John Major is treated by many - including those who hail from the Right - as a footnote in postwar political history. Indeed, being sandwiched in-between Margaret Thatcher and Tony Blair - two titans of the postwar period - has done little to help burnish his credentials. Nonetheless, he has been shockingly underestimated and Conservatives are just starting to learn the consequences of this gargantuan error. And they're learning it the hard way.
John Major has been underestimated because, unlike Margaret Thatcher and Tony Blair, he was not able to fight against an 'other' - an incumbent administration, espousing dissimilar social and economic policies. Instead, he was the continuity prime minister, understood to be either in explicit or implicit agreement with almost everything the Thatcher governments had said or done.
In contrast, when Margaret Thatcher led her party, she advertised her politics as the antithesis to that of the incumbent Labour government. Similarly, when Tony Blair was leader of the opposition he, too, marketed New Labour as a decisive break from what had come before. That gave them both a dynamism that was not available to John Major - an 'otherness', of which Thatcher and Blair were beneficiaries, not architects, but which conspired against Major to paint him as an irrelevance.
But to paint John Major as irrelevant, in many respects, could not be further from the truth. For example, say 'privatisation' and most people will think of Thatcher, but most of the privatisations of state-owned utilities took place under Major. Moreover, in electoral terms, John Major's achievements are not to be underestimated - in 1992, he delivered his party the most votes ever achieved in British electoral history (14 million) and, of course, he was the last Conservative leader to secure his party a majority in the House of Commons.
Despite such a lack of recognition of his achievements whilst in office, though, John Major has been largely content, since retiring, with watching the cricket and doing the occasional, uncontroversial interview - again, usually about the cricket.
But this gratification with the uncontroversial has waned of late, with him making forays into Conservative ranks on deeply contentious issues. The first such sortie was his call for a windfall tax on the profits of energy companies; and the second was a lambasting of the "upper echelons of power" which, he says, are dominated by a privately educated, middle class elite.
The fact that over half of the Cabinet are privately educated gives the impression that John Major's comments on social mobility are a direct attack on David Cameron and his colleagues. In addition, proposing that the state intervenes in the pricing of energy provides much succour to Ed Miliband's demand for an energy price freeze. And - when taken, together - these comments appear to be too close to Ed Miliband's One Nationism for David Cameron's comfort.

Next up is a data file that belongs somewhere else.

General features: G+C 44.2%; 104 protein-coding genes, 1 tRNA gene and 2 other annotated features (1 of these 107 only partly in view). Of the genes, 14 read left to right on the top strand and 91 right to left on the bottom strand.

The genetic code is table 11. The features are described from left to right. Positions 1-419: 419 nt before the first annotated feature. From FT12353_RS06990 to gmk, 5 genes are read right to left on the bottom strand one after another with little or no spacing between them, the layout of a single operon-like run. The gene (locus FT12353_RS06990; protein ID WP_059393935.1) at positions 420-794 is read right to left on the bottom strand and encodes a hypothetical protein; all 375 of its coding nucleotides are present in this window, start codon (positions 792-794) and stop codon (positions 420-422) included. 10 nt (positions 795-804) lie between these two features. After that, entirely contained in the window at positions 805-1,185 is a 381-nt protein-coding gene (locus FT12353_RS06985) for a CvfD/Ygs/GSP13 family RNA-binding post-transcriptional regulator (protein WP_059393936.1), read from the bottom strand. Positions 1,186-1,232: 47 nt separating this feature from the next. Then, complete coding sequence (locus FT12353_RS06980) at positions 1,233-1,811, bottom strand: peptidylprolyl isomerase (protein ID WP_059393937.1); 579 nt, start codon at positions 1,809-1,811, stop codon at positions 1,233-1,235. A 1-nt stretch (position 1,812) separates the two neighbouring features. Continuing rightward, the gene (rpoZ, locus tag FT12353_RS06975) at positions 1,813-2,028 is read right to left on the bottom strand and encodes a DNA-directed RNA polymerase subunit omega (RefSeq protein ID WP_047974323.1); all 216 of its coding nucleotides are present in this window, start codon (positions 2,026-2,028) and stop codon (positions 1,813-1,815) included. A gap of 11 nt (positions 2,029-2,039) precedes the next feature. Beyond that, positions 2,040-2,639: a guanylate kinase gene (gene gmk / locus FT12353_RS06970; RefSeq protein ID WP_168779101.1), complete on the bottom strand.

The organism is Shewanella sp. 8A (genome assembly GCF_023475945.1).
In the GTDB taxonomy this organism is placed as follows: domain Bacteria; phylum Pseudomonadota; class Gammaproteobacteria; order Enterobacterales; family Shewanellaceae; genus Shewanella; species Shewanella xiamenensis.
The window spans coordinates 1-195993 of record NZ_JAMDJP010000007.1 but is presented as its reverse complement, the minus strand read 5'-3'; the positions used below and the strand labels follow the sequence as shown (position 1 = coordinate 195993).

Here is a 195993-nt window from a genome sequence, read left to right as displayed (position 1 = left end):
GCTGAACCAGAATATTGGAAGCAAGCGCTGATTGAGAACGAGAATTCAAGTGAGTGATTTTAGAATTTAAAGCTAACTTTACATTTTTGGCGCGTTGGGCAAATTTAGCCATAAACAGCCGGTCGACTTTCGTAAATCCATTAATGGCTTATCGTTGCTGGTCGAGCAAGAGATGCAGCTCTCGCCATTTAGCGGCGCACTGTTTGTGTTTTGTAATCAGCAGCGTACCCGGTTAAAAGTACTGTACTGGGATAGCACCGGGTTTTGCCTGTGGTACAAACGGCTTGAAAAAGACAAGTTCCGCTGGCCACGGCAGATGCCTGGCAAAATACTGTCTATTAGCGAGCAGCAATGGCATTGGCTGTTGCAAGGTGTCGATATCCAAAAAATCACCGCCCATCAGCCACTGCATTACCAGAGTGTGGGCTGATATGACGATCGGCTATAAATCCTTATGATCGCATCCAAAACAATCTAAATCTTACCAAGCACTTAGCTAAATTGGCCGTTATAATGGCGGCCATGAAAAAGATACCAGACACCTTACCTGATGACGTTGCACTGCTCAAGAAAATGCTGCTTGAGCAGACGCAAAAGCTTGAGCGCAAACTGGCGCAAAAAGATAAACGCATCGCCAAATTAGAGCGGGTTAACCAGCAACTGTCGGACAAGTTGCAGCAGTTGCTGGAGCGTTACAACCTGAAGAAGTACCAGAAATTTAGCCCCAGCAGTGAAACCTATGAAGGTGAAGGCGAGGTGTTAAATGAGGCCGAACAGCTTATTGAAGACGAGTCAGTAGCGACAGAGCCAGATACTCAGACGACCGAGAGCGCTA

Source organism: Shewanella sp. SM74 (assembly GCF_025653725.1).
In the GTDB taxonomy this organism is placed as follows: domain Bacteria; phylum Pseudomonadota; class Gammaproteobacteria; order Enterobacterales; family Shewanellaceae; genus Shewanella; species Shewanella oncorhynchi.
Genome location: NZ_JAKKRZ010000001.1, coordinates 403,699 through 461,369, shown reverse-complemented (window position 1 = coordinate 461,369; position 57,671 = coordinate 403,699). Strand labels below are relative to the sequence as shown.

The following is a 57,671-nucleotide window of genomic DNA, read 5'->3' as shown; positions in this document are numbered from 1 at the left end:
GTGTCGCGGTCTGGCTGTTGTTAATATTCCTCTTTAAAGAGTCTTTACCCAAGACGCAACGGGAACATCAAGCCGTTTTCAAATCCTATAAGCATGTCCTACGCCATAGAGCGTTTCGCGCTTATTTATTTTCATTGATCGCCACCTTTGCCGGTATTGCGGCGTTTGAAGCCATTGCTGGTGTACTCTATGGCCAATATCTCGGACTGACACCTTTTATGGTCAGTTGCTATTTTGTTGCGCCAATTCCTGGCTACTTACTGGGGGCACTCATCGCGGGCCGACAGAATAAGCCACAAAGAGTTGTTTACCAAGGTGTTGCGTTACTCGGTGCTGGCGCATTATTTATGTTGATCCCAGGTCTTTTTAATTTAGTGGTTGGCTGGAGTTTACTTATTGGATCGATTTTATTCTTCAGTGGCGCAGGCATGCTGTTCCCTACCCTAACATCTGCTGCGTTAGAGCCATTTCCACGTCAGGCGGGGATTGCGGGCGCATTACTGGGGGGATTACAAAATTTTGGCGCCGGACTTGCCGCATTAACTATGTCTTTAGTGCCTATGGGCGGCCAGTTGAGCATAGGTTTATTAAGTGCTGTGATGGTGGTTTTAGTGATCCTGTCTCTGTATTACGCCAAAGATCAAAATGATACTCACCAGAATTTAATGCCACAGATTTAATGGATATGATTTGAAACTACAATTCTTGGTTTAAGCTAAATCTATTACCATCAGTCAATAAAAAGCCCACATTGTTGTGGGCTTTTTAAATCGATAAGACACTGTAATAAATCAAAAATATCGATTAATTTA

However, the reason why these are deeply contentious issues is because they speak to the real and deeply held concerns of those Sir John calls the 'net curtain middle class'. These are those who are not living in poverty, but struggle to make ends meet and believe they are forgotten by the political class.
But it's not just what is being said that's the problem, but who is saying it. John Major is a working class boy 'made good'. He epitomises the Conservative Dream - similar to the American Dream - that through hard work and determination anyone can break free from the shackles of their modest background. He beckons from the precise demographic from which the Conservatives need strong support, if they stand any chance of forming a majority government. And he is quickly becoming the figurehead of that demographic.
The most damaging aspect of John Major's interventions for David Cameron, though, is that he thought it necessary to make them in the first place. For - logic dictates - only a former leader who believes his views are under-represented would choose to iterate them at all - especially in such a public fashion - considering the furore which would doubtless follow. It appears as though he is beginning to view himself as the social conscience of the Conservative Party which again, logic dictates, infers that he believes there is not currently one present.
And Sir John is fulfilling his new, self-appointed role of Conservative Social Conscience-in-chief with a devastating efficiency and much aplomb. Indeed, he's sending shock waves through Westminster, which can never be a bad thing if it keeps a government on its toes.
Here's an anecdote which sums the situation up, nicely.
When I was six years' old, I was taken to a press conference at which the mayor of Sutton (coincidentally, the same authority in which John Major was both born and schooled) was to address journalists on a new council initiative. The room was packed. However, when he stepped up to the microphone - about to start his speech - I walked on stage and asked him in a loud and enquiring tone: "you're not as important as John Major, are you?" The room found this rather amusing. I am not sure the mayor did, though - he simply responded: "no, I don't believe I am." With the mayor's ego publicly destroyed, my father hurriedly fetched me from the stage.
Most people, on hearing this story, are surprised that a six year old would know who the prime minister is - indeed, children tend not to be conscious of such things. In a similar - but more deliberate - vein, John Major has slipped from the collective Conservative conscious. They could choose to continue with their relegation of him to the footnotes of history and hope he returns to his beloved cricket, but - as his message resonates with the public - such a road would be taken at their peril.